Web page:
iran

Sleepover: ecolodges & house stays in Iran

Every country has their own way of staying. Some are famous for their hotels, others for hidden riads and sometimes it's best you Airbnb your way through. Not in Iran. In Iran you either opt for couchsurfing or stay in ecolodges / house stays. At least, I've been told that's what the adventurous people do. So off we slept! In Iran I stayed in 5 places and 3 of those I would definitely recommend:

Nartitee Ecolodge (Taft, Yazd)
This place. Ohh this place. It's as you're staying with your new Iranian family. Nartitee can host give or take 20 people. Together you'll enjoy the lovely garden (and the tasty fruits from the trees), Tina's fabulous home cooked meals and laidback evenings with tea and cookies around the fire. Good to know: Nartitee is based in Taft which is only 20 minutes from Yazd. 

Varzaneh Traditional Guesthouse (Varzaneh)
The owner of Varzaneh Traditional Guesthouse makes it his job to make you happy. It was such a pleasant stay and I felt very welcome. We went on a desert and salt lake tour with others from the guesthouse and enjoyed dinners and lunches here. Crazy chilled out courtyard that's perfect for naps and some reading. 

Noghli Historical House (Kashan)
Kashan is famous for its historical houses. One of the prettier ones is Noghli House. Here you can enjoy the peace and quiet, drink coffees on the rooftop terrace and have homemade lunches or dinners. It's perfectly situated in the old town from where you can explore the rest of Kashan by foot. 

Where did you stay in Iran which is an absolute recommendation?

Travel journal: Iran

So.. I went to Iran. First of all: put this one on your travel bucket list. I've never felt more safe, I've never felt more welcome. Okay, now that's done. Here's my short recap, more detailled blogs about specific places will follow!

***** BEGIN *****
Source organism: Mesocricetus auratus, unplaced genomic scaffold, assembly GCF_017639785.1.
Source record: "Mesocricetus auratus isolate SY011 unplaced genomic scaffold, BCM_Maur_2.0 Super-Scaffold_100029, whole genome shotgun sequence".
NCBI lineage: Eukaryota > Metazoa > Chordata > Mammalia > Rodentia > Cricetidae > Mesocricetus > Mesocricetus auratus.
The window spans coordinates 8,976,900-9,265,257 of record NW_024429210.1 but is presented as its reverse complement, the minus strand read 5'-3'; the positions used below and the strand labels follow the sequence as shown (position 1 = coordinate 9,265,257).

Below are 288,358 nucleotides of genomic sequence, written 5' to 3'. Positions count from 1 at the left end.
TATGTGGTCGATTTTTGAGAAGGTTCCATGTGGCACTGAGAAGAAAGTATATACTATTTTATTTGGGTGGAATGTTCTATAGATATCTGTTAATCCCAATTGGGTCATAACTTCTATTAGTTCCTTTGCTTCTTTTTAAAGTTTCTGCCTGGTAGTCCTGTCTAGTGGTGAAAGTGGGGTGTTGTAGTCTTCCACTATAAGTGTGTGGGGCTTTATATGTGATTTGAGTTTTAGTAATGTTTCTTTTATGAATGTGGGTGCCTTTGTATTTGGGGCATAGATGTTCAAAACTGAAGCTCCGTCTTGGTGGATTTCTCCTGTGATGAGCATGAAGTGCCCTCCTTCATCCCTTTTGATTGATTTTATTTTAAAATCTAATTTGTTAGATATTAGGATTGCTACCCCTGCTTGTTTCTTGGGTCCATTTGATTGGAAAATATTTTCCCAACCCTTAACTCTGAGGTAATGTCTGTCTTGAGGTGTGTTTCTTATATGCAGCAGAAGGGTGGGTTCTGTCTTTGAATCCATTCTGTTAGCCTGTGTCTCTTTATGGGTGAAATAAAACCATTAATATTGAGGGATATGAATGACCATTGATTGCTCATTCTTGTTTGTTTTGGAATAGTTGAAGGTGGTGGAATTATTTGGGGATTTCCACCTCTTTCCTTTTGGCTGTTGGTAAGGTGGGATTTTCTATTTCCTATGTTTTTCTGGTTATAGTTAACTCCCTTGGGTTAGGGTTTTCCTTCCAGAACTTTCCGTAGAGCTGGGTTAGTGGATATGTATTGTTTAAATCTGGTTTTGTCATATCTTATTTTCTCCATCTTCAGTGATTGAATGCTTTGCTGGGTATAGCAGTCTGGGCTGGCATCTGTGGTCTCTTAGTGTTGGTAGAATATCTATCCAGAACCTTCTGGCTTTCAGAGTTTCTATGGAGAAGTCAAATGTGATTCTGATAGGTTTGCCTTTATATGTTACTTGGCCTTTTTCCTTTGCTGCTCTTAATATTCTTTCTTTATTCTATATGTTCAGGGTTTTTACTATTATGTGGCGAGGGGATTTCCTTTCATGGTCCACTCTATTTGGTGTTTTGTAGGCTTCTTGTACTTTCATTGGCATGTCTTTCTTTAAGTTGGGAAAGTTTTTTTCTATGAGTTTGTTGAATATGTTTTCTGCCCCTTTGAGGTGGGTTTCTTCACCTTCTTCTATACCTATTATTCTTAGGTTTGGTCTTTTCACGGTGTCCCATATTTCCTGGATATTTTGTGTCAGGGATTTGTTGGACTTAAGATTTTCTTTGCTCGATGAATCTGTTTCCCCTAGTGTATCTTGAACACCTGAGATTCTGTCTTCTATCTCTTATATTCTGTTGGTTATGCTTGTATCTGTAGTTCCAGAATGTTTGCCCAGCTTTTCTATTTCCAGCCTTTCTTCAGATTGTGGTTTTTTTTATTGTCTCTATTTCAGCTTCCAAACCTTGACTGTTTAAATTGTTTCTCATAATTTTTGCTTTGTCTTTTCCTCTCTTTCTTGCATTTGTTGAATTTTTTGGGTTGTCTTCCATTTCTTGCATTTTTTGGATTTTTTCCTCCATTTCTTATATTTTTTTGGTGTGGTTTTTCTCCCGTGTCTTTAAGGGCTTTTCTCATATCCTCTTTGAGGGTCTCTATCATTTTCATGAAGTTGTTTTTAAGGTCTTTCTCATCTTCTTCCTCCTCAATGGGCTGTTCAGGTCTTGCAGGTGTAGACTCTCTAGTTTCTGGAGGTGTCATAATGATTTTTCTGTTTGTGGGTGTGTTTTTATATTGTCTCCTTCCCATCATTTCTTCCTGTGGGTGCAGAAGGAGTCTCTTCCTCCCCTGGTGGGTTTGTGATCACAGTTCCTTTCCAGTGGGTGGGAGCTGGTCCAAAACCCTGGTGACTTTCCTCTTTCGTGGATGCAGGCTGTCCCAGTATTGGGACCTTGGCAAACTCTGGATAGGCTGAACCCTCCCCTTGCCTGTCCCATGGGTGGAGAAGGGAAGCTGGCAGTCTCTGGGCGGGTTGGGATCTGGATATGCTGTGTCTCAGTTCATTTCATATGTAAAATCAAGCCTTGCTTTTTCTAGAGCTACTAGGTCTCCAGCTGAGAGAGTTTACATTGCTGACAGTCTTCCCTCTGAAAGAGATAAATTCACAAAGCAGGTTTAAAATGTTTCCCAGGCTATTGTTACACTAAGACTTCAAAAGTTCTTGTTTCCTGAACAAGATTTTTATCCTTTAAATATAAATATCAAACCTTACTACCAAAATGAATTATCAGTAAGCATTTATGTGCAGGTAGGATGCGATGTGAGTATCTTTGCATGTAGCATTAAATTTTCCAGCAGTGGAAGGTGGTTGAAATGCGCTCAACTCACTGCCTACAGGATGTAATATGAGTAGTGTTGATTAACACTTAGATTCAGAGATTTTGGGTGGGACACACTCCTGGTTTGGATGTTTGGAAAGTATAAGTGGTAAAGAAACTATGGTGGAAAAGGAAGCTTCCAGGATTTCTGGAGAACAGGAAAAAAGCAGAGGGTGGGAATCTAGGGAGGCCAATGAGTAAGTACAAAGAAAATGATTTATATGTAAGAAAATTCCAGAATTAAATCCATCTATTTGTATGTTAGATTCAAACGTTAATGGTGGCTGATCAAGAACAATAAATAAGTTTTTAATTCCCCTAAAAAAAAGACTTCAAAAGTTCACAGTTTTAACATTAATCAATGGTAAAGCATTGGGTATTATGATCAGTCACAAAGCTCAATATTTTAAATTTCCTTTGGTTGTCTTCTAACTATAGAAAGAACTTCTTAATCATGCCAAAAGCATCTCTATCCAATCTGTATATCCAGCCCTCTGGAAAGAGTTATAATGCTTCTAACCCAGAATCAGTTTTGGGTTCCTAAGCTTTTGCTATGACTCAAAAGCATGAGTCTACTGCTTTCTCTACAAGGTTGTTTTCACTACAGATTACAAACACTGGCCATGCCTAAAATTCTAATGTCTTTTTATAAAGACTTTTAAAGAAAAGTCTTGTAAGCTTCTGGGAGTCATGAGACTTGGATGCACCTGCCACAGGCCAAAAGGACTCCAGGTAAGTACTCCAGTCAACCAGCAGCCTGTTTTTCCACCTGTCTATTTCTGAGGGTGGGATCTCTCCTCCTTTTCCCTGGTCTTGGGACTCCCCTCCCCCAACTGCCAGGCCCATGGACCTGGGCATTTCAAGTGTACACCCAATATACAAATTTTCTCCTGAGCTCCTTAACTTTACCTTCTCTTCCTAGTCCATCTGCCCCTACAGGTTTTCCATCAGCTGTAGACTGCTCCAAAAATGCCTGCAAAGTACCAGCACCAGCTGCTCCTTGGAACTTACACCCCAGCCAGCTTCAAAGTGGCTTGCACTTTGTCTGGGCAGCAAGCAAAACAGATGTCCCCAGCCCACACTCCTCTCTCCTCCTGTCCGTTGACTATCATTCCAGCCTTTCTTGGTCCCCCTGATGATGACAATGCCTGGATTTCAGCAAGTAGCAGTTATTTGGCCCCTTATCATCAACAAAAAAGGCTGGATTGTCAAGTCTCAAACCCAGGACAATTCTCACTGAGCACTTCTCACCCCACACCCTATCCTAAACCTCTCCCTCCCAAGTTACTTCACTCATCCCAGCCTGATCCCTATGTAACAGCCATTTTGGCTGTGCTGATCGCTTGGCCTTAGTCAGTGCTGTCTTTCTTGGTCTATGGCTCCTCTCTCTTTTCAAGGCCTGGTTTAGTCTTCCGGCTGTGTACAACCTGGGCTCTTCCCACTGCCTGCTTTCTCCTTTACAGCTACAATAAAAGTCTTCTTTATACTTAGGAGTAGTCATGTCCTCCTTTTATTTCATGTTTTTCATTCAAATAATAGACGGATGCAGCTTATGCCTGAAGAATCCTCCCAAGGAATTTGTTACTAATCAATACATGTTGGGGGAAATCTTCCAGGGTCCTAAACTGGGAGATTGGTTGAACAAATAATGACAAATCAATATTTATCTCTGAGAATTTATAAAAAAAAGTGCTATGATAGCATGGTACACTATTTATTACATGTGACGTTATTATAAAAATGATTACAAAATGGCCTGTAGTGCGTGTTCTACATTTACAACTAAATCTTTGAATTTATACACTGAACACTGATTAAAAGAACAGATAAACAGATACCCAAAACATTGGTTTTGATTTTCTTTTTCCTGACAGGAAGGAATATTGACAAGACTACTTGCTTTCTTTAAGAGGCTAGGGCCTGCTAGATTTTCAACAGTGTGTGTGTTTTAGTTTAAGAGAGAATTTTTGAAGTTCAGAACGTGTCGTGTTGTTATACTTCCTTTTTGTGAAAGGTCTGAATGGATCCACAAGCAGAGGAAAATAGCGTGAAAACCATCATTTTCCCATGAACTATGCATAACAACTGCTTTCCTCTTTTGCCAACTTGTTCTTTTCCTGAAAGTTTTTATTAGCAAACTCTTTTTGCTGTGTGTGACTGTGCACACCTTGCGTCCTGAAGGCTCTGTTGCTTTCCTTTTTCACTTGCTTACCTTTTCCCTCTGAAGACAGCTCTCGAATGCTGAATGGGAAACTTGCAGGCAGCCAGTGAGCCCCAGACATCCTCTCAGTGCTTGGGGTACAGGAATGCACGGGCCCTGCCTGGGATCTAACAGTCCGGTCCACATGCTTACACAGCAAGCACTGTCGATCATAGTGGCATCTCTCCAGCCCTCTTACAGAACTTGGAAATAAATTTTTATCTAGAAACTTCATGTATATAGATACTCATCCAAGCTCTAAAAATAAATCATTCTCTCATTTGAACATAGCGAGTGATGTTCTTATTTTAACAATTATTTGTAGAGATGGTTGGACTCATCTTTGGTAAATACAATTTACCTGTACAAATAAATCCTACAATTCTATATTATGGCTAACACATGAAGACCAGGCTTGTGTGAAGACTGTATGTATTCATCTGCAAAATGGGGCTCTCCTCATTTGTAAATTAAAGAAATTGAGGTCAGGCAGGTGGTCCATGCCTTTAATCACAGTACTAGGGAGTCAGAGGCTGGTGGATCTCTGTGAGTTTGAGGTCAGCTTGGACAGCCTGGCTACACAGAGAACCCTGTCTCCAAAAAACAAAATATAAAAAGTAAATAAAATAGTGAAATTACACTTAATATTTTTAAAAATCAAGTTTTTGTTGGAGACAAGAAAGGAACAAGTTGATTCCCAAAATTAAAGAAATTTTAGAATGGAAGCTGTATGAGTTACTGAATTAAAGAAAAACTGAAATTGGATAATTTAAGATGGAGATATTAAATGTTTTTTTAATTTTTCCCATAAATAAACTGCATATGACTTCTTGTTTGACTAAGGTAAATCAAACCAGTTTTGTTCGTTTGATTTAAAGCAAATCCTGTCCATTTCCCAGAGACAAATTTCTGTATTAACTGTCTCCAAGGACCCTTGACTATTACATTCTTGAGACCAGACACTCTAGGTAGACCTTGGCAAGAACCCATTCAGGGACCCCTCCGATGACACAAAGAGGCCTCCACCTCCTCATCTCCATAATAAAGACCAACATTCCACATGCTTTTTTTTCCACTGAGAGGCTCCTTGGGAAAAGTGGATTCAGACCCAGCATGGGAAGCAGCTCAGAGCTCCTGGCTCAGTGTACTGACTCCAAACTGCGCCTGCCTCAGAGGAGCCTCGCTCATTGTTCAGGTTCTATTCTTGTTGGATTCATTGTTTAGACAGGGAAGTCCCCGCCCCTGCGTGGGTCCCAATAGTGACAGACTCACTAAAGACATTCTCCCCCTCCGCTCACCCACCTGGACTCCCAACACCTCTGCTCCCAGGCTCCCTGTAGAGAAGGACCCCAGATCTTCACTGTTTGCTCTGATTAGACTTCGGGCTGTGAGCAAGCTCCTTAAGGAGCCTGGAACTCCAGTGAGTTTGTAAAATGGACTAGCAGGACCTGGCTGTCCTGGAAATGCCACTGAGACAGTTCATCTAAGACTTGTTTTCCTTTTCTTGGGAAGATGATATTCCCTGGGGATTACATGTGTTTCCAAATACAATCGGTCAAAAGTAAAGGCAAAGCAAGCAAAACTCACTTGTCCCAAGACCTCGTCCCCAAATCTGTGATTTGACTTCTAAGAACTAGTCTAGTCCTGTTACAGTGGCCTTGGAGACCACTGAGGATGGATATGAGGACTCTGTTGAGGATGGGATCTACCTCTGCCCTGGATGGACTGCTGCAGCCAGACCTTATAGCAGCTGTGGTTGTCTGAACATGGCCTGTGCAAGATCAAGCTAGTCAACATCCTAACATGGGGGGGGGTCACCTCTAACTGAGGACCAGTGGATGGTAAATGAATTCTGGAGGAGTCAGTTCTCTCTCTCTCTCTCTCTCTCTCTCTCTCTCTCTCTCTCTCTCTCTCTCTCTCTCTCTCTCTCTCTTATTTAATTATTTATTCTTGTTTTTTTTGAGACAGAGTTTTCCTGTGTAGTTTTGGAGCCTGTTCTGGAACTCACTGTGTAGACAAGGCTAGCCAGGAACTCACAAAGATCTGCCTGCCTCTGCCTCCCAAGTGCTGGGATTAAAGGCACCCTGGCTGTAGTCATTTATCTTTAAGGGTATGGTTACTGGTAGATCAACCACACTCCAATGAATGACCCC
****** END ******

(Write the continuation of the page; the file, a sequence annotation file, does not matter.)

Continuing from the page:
Revise your fear
Everyone has an opinion about Iran. When I told people I was planning a trip there I heard so many fearful reactions. And till this day I just don't understand why. When you are respectful of the local manners and skip the problem areas near the borders, you are good to go. Really, this country is warm and heartfelt. 

1500 kilometers
The country is huge, so there's a lot to see and explore. I only had 10 days, so I had to choose wisely. The trip became a nice mixture of city and villages, architecture and nature. The best tip I could give you is to rent a car. This saves you a lot of time and makes it easier to travel to remote spots. We rented a Peugeot 405 for 34€ a day and drove around 1500 kilometers the entire trip. Gas cost almost nothing, so don't worry about that. Driving is an adventure itself, but for the thrill seekers that have driven around the world this won't be hard. 

Itinerary 
After two nights in Tehran we drove the long haul to Taft, nearby Yazd. There we stayed for two nights in the wonderful Nartitee Ecolodge (blog will follow). After exploring Yazd, we continued offroad and parked our car in the desert village Varzaneh, staying at Varzaneh traditional guesthouse. With sand in our shoes, hair and car we drove to the city of Esfehan for one night, which was more than enough in my opinion. Last stop: Kashan. There we combined some much needed down time with bazaar shopping, sipping coffee and cultural sights. Luckily we could drop the car off at Tehran airport so we didn't have to drive into the mayhem that is Tehran again. 

Must know